The Bishop of Connor, the Rt Rev Alan Abernethy, was in Geneva in July for a meeting of the Central Committee of the World Council of Churches (WCC).
Bishop Alan was elected to the committee when he attended the 10th Assembly of the WCC in Busan, Republic of Korea.
The overarching theme of the Central Committee meeting in Geneva was ‘A pilgrimage of justice and peace.’
Church of Ireland Press Officer Paul Harron spoke to Bishop Alan about his experience in Geneva. This interview was also published in the Church of Ireland Gazette, 25 July 2014)
PH: What does the central committee do?
AA: It’s like the standing committee of the WCC, meeting four times between assemblies – every other year; there’s also an executive committee which meets at least once a year. The central committee carries out the visions and policies of the assembly and determines the strategies to do so; it also aims to deepen fellowship between the member churches, bringing greater ecumenical coherence and providing opportunities to consult with one another on issues of mutual concern.
PH: How does it work in practice?
AA: Each member is assigned to a specific committee which deliberates in its area and then reports back to a full–group ‘hearing’ for further discussion, which leads to revisions and then approval of reports on the final day. As I’ve said before, there is an admirable WCC system of responding to debates by way of raising ‘agree’ or ‘disagree’ cards (orange and blue respectively) which allows inclusivity of general response without recourse to clapping or vocal dissent. I think this process means that it’s not just the most strident voices which get heard in debates and there’s much to recommend it.
I sit on the public issues committee. We focused on a number of concerns – for the full range of outcomes – see www.oikoumene.org – however, notable among them were expression of deep concern over the degrading state of human rights in Eritrea; the violence in Israel and Palestine and how to demonstrate Christian responsibility; and the situation in Iraq and affirmation of the churches there. The other major issue was drafting a statement on a nuclear–free world which is, of course, complex: while there is agreement on nuclear weapons being irreconcilable with real peace, there are differences of opinion on nuclear energy.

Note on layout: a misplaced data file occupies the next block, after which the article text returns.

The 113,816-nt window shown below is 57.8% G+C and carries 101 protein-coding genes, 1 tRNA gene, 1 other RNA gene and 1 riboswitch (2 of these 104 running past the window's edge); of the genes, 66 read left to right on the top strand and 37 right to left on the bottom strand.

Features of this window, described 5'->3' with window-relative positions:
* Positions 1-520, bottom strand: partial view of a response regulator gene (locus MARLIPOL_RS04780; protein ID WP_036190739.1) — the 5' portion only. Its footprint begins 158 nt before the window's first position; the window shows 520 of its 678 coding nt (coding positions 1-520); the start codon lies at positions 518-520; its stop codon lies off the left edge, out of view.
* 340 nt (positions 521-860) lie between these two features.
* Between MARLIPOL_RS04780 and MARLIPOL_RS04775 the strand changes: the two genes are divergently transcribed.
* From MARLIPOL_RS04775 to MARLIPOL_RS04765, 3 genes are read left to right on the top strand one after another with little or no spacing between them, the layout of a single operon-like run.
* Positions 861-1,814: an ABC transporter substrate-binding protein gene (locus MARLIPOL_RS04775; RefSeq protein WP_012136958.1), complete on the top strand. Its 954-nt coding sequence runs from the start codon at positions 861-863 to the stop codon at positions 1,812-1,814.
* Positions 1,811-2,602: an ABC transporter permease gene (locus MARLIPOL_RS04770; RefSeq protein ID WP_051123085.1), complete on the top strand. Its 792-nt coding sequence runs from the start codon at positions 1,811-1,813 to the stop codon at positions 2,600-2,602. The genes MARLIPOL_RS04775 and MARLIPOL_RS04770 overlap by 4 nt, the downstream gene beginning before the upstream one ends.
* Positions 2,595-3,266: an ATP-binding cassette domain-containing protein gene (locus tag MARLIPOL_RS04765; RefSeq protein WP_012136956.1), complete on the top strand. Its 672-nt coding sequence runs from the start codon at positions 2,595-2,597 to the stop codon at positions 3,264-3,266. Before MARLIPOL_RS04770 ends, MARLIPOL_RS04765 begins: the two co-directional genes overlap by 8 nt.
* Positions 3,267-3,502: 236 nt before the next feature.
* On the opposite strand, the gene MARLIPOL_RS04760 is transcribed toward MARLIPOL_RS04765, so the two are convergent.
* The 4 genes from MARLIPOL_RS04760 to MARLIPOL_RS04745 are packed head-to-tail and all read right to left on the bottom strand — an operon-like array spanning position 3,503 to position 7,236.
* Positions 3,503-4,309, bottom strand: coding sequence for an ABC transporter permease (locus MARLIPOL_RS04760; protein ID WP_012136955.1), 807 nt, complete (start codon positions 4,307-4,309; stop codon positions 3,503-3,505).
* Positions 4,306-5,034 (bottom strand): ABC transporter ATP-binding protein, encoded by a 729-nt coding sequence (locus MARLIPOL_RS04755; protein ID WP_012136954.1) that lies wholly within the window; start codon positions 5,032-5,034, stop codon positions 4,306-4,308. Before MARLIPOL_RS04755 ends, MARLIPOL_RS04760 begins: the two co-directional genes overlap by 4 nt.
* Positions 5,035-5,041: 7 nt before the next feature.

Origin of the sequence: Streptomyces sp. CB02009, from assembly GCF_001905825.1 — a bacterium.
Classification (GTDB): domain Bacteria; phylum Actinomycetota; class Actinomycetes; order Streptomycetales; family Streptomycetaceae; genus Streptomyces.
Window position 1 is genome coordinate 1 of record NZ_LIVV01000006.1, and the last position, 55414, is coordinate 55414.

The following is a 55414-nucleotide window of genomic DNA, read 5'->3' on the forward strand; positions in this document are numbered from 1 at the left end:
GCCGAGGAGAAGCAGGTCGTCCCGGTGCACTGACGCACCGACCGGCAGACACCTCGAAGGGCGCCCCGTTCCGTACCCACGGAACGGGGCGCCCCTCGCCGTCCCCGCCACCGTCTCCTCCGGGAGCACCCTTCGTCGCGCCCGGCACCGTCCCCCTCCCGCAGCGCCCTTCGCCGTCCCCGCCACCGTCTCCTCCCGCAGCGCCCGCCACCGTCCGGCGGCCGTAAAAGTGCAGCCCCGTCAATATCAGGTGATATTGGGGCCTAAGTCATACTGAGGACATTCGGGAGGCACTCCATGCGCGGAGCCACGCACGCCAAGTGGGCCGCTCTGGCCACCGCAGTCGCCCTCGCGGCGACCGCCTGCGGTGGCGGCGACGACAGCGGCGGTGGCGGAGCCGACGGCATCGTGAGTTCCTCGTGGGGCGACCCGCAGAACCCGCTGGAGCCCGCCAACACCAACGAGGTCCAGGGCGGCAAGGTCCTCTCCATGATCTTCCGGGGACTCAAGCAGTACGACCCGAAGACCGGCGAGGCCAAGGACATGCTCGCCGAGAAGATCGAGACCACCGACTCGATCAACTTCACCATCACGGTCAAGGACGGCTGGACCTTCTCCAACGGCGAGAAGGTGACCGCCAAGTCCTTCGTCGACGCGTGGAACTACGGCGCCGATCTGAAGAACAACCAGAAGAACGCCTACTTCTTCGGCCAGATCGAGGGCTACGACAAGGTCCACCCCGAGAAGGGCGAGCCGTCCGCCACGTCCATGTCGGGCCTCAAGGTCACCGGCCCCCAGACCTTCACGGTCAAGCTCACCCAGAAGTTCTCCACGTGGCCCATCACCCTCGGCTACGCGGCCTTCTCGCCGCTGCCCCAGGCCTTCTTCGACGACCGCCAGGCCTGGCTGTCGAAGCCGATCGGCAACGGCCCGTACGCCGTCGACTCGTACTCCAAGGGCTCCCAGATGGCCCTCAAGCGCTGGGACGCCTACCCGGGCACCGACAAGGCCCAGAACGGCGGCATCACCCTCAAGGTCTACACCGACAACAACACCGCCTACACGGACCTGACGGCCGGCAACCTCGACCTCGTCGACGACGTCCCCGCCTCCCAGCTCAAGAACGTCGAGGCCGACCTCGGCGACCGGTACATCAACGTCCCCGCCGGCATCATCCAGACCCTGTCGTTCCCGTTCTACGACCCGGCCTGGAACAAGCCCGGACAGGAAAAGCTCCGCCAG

PH: How can these big policy questions actually make any impact at local level?
AA: It is for each church to look at its own needs in its own contexts but also to draw on global perspectives. While the policy statements may disappoint some – drawing as they do on a consensus approach – that the churches have come together and said something is encouraging in itself.
And it is important that churches engage with and are challenged by big issues – so these WCC documents can act as ‘springboards’ for local engagement. Other fascinating discussions included considering Christian identity in a multi–religious world – ‘who do we say that we are?’ It was humbling to hear of the impact of climate change and to think more deeply about stewardship of creation. We heard from some island–people whose habitat is being destroyed and simply won’t be there in 20 years’ time – yet churches are so often silent on this. It is also profoundly challenging to hear from S. Sudan and the genuine risk of famine … how do we show concern when it slips off the news agenda?
PH: Any significant moments?
AA: It is exhilarating to study, pray, worship and be among brothers and sisters in Christ – as one, whatever our differences: a beautiful picture of what the church is. To hear from each other in sessions made up of such a mix of people yet finding ways of hearing all the voices is intriguing. And we all have our own perspectives, so very much filtered by how we see the past.
An especially important moment, greeted with warm applause, was the acceptance of the application for re–admission from the Dutch Reformed Church in South Africa, having repented and sought forgiveness for previously attempting to justify apartheid.